With three goals for the U.S. in Sunday’s Women’s World Cup win, Carli Lloyd was catapulted into international fame — and a few of her teammates are also posed to be breakout stars.
Weeks before she won the tournament’s Most Valuable Player and Silver Boot awards, the New Jersey-born Lloyd was spotlighted by Nike in ads and via one of its N+TC workout. There, fans learned how she would have been in the CIA or the FBI had she not become a pro athlete. Or that she can’t live without lip balm or her fiancé Brian Hollins (an assistant golf pro at the Trenton Country Club).
Aside from Nike, Lloyd’s only other endorsement deal as of Monday afternoon was with USANA Nutritional, a $2.5 billion New York-based company that also sponsors the Dr. Oz show. A USANA spokesman said the company hopes Lloyd will be a marquee speaker at its annual meeting in Salt Lake City next month, but that has yet to be confirmed.
Another standout was goalie Hope Solo, the WWC’s Golden Glove award winner, who conceded only three goals throughout the tournament — a new record. But coverage of her tangled police-related incidents may mar her future marketing potential, observers said. To date, Solo has endorsed Seiko, Simple Skincare, Nike, BlackBerry, Ubisoft, Electronic Arts and Gatorade, among others. (She is expected back in court this summer due to an appeal filed in Washington Superior Court after misdemeanor charges were dismissed against her for allegedly attacking her half-sister and her 6 foot, 9 inch nephew.)
Veteran player Abby Wambach is another crowd favorite, but her pending retirement makes her marketability more precarious, according to Rick Burton, Falk College professor of sport management at Syracuse University.
“With the right agent and by moving quickly, Carli Lloyd should be in the million dollar range [for endorsement deals]. She has what a lot of companies are looking for — courage, she’s a champion and a team player in a fast-paced game. She has a very compelling story to tell,” he said. “Carli Lloyd right now has a high level of fame based on the interviews she gave after the game, she’s also very likeable. That sounds like a funny thing to say but it’s important,” he added, citing how Q Scores are testimony to that.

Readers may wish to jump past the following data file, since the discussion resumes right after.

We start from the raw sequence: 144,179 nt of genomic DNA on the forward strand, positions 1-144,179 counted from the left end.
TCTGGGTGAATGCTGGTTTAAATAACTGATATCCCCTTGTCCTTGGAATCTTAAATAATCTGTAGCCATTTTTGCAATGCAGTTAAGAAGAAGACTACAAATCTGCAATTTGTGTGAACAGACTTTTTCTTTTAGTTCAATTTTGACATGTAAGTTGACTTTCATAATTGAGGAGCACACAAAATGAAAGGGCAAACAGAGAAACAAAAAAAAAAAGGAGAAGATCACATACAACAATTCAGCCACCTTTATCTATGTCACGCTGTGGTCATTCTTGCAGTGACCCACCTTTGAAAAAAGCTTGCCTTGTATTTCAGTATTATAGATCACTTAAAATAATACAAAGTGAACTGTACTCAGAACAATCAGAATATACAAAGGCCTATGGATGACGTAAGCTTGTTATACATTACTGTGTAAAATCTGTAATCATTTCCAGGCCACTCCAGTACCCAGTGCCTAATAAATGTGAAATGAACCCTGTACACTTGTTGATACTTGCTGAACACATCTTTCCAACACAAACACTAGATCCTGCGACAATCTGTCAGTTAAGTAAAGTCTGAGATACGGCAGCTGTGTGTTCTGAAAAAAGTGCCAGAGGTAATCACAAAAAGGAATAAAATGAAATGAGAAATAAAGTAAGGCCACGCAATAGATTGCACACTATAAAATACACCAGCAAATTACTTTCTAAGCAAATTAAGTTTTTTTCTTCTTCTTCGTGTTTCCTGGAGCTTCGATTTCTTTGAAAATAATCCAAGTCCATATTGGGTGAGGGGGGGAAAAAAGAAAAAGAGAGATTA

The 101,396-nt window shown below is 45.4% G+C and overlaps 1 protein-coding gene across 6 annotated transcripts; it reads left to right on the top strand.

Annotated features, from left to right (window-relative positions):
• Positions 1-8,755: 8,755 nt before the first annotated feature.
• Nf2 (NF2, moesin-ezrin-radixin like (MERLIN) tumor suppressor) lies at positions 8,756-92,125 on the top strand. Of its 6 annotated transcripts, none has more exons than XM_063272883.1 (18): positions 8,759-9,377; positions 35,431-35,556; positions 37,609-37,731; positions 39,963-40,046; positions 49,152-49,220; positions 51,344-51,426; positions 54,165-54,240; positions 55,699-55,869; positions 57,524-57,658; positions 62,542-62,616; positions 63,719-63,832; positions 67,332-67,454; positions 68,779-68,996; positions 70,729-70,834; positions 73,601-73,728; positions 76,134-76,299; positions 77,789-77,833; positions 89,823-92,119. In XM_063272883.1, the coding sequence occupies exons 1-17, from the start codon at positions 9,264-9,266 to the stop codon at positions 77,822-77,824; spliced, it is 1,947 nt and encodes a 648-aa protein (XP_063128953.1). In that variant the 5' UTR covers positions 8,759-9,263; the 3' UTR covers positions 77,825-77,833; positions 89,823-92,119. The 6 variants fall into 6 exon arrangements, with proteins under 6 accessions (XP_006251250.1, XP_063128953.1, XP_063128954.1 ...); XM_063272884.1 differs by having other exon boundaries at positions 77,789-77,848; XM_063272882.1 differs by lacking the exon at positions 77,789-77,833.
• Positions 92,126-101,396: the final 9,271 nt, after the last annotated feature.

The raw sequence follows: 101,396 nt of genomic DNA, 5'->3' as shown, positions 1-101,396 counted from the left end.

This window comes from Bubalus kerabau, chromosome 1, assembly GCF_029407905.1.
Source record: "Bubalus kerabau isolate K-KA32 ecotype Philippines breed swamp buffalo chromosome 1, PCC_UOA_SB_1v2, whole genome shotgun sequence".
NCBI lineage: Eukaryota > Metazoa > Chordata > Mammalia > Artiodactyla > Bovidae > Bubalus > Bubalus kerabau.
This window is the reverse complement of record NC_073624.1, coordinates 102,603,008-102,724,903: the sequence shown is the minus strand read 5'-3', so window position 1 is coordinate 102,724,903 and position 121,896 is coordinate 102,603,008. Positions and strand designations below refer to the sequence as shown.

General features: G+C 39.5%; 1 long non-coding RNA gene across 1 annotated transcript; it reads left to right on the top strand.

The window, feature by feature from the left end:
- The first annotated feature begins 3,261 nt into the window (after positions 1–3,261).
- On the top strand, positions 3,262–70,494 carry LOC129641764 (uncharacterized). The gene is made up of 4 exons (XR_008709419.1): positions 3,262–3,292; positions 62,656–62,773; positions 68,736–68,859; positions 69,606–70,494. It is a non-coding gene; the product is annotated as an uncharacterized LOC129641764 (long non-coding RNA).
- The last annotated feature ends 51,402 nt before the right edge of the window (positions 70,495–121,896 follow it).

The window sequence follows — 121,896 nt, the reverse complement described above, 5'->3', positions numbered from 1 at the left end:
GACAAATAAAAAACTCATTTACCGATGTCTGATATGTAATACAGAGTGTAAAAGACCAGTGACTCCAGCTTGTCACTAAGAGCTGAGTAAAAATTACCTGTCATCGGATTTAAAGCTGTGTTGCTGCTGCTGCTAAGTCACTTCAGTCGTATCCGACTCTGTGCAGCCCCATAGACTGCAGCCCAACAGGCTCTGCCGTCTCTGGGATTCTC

As the sponsor of the American team, Nike wasted no time reminding consumers about that alliance. A giant digital poster on display at West 34th Street and Seventh Avenue in Manhattan was retooled less than an hour after Sunday’s victory to play up just that. And “American Women,” the short film that Nike developed before the WWC, was also reworked so that its parting shot now reads, “Strong Alone. Champions Together.”
In addition to Lloyd, teammates Wambach, Alex Morgan, Sydney Leroux, Christen Press and Megan Rapinoe are featured individually running up stadium stairs, working out and spurring each other on.
A spokesman for Nike, which has suited up the U.S. Women’s soccer team for 20 years, declined to say whether any of the players would be receiving bonuses for their championship win, or if Lloyd and other players who have individual endorsement deals or have their contracts extended.
Visibility is a tipping point between male and female pro athletes, according to Burton. “Without being sexist, men tend to get more money, but men play sports that are seen more often. Most of them play eight-month seasons every year,” he said, noting that the WWC only happens every four years.
Maria Sharapova, Serena and Venus Williams and, to a lesser degree, Lindsey Vonn are among the highest-profile female athletes. And being photogenic, as Lloyd appeared to be post-game, is another factor, Burton said, though not in a chauvinistic sense. “I’ve done a lot of research regarding female athletes’ endorsement deals and there is no question that being photogenic is a factor,” he said, although he cautioned that comes down to the public’s perception of what is photogenic as opposed to a stereotypical view.
Female athletes stand to help sway shoppers’ buying decisions, in light of the fact that women are known to make or influence 85 percent of all brand purchases. And sport sponsorship is big business with more than $11.6 billion in expenditures in 2009. Nike was believed to hold $4.2 billion in endorsement contracts in 2010 alone, according to the 2011 report “Sponsorship and Branding: Exploring the Challenges Facing Female Athletes.”